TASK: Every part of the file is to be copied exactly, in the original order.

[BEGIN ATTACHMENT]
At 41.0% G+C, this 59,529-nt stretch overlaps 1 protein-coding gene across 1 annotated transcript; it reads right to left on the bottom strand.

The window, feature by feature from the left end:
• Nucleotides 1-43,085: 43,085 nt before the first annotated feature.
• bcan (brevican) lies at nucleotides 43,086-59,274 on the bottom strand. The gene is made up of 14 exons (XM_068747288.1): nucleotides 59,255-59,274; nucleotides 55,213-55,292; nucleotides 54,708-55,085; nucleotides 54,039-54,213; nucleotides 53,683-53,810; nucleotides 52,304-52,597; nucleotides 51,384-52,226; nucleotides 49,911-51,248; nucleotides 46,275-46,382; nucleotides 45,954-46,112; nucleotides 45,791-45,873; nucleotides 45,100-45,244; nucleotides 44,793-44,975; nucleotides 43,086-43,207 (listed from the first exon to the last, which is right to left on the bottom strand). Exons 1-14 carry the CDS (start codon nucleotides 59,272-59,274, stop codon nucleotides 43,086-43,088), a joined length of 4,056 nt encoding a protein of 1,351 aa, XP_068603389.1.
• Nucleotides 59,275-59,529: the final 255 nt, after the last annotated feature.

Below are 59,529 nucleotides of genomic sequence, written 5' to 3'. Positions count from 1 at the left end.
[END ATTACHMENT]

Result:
At 41.0% G+C, this 59,529-nt stretch overlaps 1 protein-coding gene across 1 annotated transcript; it reads right to left on the bottom strand.

The window, feature by feature from the left end:
• Nucleotides 1-43,085: 43,085 nt before the first annotated feature.
• bcan (brevican) lies at nucleotides 43,086-59,274 on the bottom strand. The gene is made up of 14 exons (XM_068747288.1): nucleotides 59,255-59,274; nucleotides 55,213-55,292; nucleotides 54,708-55,085; nucleotides 54,039-54,213; nucleotides 53,683-53,810; nucleotides 52,304-52,597; nucleotides 51,384-52,226; nucleotides 49,911-51,248; nucleotides 46,275-46,382; nucleotides 45,954-46,112; nucleotides 45,791-45,873; nucleotides 45,100-45,244; nucleotides 44,793-44,975; nucleotides 43,086-43,207 (listed from the first exon to the last, which is right to left on the bottom strand). Exons 1-14 carry the CDS (start codon nucleotides 59,272-59,274, stop codon nucleotides 43,086-43,088), a joined length of 4,056 nt encoding a protein of 1,351 aa, XP_068603389.1.
• Nucleotides 59,275-59,529: the final 255 nt, after the last annotated feature.

Below are 59,529 nucleotides of genomic sequence, written 5' to 3'. Positions count from 1 at the left end.